Best Python IDEs for Linux

Looking to code Python on your Linux system? Here are the best IDEs you can use for Python programming in Linux desktop.
Warp Terminal

Python is a popular scripting language among Linux users. It is also used extensively in Artificial Intelligence and Machine Learning, some of the most popular buzzwords in computing.

Running Python script in Linux takes just a command. However, for serious Python programming, an IDE is always a better choice.

An IDE combines various tools for seamless development with a specific programming language. Generally, it contains a code editor with syntax highlighting, a compiler and/or interpreter, debugging tools and other features needed to work with the specific programming language.

If you are learning Python and want to use an IDE to test things, I have compiled a list of them to help you.

Many other IDEs are available for Python in Linux, which you won’t find here. They work with Python2 only (which has been deprecated). Hence, I have omitted such options.

1. Eric

python ide eric

Eric is an open-source editor based on the Qt6 toolkit and is written in Python itself.

Eric boasts a ton of features for Python and is a proper IDE. It supports downloadable plugins, which can further extend its capabilities.

It also has an Integrated Python debugger, Interactive Python shell, and Integrated support for Python Package Management (pip), to name a few of the many features it provides.

Go check out the extensive list of its features on its official website.

2. Geany

python ide geany

Geany is an open source IDE based on the GTK3 toolkit, which is small and lightweight.

Being a lightweight application, it runs perfectly fine on every type of Linux distro no matter the desktop environment. It supports many programming languages, including Python. It also supports some plugins to extend its capabilities.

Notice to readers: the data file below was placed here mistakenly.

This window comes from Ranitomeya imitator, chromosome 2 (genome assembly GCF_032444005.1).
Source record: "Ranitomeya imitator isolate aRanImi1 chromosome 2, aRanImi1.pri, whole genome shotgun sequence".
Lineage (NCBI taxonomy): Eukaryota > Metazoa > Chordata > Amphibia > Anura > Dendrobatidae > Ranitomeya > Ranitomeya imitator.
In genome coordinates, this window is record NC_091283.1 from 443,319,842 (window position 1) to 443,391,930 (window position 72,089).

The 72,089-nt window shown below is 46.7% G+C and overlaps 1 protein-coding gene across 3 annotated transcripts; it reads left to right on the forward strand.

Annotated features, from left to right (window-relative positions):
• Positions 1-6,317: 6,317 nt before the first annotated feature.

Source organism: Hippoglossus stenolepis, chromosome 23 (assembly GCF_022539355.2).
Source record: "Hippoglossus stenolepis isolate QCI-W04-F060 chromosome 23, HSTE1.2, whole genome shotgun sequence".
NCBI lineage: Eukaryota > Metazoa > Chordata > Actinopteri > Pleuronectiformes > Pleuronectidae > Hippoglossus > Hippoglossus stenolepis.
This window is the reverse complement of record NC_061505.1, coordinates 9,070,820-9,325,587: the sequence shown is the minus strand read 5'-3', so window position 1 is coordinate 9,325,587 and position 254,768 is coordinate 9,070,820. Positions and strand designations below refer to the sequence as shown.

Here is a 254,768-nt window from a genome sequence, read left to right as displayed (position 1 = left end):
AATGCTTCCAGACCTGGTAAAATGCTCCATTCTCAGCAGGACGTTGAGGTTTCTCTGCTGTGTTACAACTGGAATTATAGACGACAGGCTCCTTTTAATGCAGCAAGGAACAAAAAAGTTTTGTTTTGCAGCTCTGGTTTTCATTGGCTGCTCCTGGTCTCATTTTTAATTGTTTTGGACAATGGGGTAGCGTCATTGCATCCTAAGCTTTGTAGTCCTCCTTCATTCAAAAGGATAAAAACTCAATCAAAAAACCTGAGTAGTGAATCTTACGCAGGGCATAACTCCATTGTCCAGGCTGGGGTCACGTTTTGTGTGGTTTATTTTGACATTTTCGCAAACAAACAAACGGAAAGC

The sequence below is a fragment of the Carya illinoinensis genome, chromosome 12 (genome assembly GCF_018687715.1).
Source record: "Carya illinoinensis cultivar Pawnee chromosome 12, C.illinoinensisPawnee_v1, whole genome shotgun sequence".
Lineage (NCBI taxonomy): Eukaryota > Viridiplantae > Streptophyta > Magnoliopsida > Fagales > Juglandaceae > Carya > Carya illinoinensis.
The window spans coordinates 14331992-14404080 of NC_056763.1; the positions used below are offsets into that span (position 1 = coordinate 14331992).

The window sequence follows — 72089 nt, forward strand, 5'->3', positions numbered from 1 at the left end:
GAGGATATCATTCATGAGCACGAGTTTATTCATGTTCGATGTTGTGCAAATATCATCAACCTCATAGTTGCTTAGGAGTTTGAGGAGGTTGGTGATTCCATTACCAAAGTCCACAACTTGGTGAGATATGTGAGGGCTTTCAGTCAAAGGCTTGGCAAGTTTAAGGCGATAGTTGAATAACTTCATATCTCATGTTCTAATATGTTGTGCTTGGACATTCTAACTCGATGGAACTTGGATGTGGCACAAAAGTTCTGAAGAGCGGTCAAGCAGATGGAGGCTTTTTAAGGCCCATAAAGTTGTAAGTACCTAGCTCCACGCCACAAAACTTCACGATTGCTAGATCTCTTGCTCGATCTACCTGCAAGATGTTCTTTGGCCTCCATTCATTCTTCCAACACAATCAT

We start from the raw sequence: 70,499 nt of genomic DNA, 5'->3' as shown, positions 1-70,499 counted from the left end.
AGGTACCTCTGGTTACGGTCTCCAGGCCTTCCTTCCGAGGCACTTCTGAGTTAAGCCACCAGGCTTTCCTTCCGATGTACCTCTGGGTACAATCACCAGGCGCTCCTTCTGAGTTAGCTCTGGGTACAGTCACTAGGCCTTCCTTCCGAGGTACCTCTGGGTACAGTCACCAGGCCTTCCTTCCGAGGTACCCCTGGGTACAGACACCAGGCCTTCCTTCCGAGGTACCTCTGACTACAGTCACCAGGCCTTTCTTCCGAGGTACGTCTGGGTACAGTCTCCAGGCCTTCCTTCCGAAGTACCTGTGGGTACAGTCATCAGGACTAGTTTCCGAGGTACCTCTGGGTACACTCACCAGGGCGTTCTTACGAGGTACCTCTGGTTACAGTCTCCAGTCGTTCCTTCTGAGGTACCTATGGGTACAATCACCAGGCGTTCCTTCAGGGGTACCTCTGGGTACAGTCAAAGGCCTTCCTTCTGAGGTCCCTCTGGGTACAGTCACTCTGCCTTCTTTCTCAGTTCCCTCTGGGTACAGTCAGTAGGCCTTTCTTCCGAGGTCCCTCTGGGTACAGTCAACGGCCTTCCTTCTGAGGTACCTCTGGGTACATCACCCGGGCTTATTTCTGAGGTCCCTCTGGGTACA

Not to forget, Geany is almost one of the best Notepad++ alternatives for Linux.

3. PyCharm

python ide pycharm

PyCharm is one of the most popular and advanced Python IDEs developed by JetBrains.

JetBrains is the organization behind some of the best IDEs like Android Studio and the programming language Kotlin used for Android development.

It is an open-source application which is quite an extensive application compared to others in the list.

An open-source community edition is available for free. Although, a paid version is also available with more features needed for professional development, which is a proprietary edition.

It has a load of features specific to the Python language, as it is specially tailored for the same.

You can check out all its features on the website and its paid version’s pricing.

Xonsh Shell Combines the Best of Bash Shell and Python in Linux Terminal
Which is the most popular shell? I guess you’ll say bash or perhaps zsh and you are right about that. There are several shells available for UNIX and Linux systems. bash, ksh, zsh, fish and more. Recently, I came across another shell which offers a unique twist of combining

4. Spyder

python ide spyder

Spyder is an open-source IDE based on a Qt toolkit designed for scientific use.

It has MATLAB (language and platform for data analysis) like features. Spyder, being built for Scientific and Engineering applications, has features with which analysis can be done graphically using histograms, graphs, etc.